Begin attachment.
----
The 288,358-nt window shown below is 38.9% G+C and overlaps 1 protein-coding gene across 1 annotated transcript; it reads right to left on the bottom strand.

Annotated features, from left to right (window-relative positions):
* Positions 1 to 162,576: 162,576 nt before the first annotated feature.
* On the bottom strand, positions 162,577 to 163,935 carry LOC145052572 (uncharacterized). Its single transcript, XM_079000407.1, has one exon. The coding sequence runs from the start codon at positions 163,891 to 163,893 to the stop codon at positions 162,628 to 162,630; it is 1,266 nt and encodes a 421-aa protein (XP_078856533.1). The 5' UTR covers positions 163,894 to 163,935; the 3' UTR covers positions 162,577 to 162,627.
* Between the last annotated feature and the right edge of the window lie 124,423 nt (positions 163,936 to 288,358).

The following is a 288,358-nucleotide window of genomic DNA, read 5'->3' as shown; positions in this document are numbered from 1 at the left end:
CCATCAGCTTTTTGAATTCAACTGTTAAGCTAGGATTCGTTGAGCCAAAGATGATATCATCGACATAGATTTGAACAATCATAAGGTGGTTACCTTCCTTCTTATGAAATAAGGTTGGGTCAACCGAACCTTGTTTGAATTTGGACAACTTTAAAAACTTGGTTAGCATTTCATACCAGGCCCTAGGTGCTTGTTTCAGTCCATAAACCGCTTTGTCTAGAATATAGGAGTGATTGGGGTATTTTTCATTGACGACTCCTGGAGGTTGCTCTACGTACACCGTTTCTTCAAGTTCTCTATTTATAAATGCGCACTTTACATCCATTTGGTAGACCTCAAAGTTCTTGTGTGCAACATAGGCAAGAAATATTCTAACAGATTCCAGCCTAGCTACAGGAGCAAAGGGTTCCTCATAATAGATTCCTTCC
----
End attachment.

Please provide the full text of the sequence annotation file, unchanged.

The 288,358-nt window shown below is 38.9% G+C and overlaps 1 protein-coding gene across 1 annotated transcript; it reads right to left on the bottom strand.

Annotated features, from left to right (window-relative positions):
* Positions 1 to 162,576: 162,576 nt before the first annotated feature.
* On the bottom strand, positions 162,577 to 163,935 carry LOC145052572 (uncharacterized). Its single transcript, XM_079000407.1, has one exon. The coding sequence runs from the start codon at positions 163,891 to 163,893 to the stop codon at positions 162,628 to 162,630; it is 1,266 nt and encodes a 421-aa protein (XP_078856533.1). The 5' UTR covers positions 163,894 to 163,935; the 3' UTR covers positions 162,577 to 162,627.
* Between the last annotated feature and the right edge of the window lie 124,423 nt (positions 163,936 to 288,358).

The following is a 288,358-nucleotide window of genomic DNA, read 5'->3' as shown; positions in this document are numbered from 1 at the left end:
CCATCAGCTTTTTGAATTCAACTGTTAAGCTAGGATTCGTTGAGCCAAAGATGATATCATCGACATAGATTTGAACAATCATAAGGTGGTTACCTTCCTTCTTATGAAATAAGGTTGGGTCAACCGAACCTTGTTTGAATTTGGACAACTTTAAAAACTTGGTTAGCATTTCATACCAGGCCCTAGGTGCTTGTTTCAGTCCATAAACCGCTTTGTCTAGAATATAGGAGTGATTGGGGTATTTTTCATTGACGACTCCTGGAGGTTGCTCTACGTACACCGTTTCTTCAAGTTCTCTATTTATAAATGCGCACTTTACATCCATTTGGTAGACCTCAAAGTTCTTGTGTGCAACATAGGCAAGAAATATTCTAACAGATTCCAGCCTAGCTACAGGAGCAAAGGGTTCCTCATAATAGATTCCTTCC